Along the Wagon Road

Great_Valley_Road_Map

Route of the Great Philadelphia Wagon Road which many Scotch-Irish and German immigrants followed to new homes on the frontier of Virginia and the Carolinas. It is superimposed over a modern county map.

The second of five major waves of Scotch-Irish immigration arrived on America’s shores starting in 1725. Fleeing exorbitant rents, English suppression of Irish trade, and the resulting poverty, the descendants of the lowland Scots who had emigrated to Ireland in the early 17th century sought better fortunes across the Atlantic. Most landed in one of the port cities along the Delaware River, encouraged by Quaker Pennsylvania’s religious tolerance. Finding much of the farmland proximate to the coast already claimed by earlier immigrants, the Scotch-Irish arrivals headed inland, west through Pennsylvania and then southwest into Maryland and Virginia. The previously established settlers – although concerned that the large number of immigrants would threaten the existing order – were delighted to have a buffer between them and the occasionally hostile Native Americans on the frontier.

John Dickey was one of those Scotch-Irish helpfully buffering the coastal settlements. He and his wife Martha McNeely immigrated from Ireland, and in 1737 made their way to the frontier Virginia county of Albemarle, although it wasn’t until 1747 that he acquired land along Mechum’s River with a view toward Rockfish Gap in the Blue Ridge Mountains. Albemarle was still a young county; the first land patent was granted in 1727, and the first settlers only arrived in the 1730s, so John and Martha were among the earliest in the area. Continue reading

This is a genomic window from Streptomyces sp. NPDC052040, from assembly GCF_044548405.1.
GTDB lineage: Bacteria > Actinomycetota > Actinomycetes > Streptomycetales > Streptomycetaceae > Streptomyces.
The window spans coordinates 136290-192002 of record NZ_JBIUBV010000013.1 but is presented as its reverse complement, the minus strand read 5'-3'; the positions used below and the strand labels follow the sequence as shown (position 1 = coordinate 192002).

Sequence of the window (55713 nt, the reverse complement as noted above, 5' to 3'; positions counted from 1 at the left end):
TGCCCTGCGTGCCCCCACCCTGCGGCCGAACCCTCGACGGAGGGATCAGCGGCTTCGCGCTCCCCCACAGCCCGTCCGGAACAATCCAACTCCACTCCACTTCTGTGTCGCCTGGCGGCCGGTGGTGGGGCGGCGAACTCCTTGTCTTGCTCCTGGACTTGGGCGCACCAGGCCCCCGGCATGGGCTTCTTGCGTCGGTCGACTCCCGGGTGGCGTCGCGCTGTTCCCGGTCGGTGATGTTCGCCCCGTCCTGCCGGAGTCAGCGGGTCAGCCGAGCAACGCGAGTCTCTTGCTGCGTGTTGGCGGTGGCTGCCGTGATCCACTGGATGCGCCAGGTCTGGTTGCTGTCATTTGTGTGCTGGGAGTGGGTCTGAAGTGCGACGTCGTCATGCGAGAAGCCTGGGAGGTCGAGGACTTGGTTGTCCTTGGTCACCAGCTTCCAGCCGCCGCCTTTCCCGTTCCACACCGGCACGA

The World Turned Upside Down

It is fairly certain where John Jones could be found at 2:30pm on October 19, 1781. He would have been standing in one of three rows of soldiers on the west side of Hampton Road, just outside of Yorktown, Virginia. Across the road were similar lines of French soldiers dressed in fancy uniforms distinguished by colorful lapels, collars, and buttons that indicated their regiments. By contrast, the American soldiers of the Continental Army similarly stood at attention but wearing well-worn blue uniforms that had not recently been laundered. As for John Jones’s Virginia militia compatriots, they wore more-or-less what they always wore: leather hunting shirts and breeches, perhaps with an old uniform piece or two, quite the contrast to the French professionals.

A French military band played to entertain the the soldiers. The British were late.

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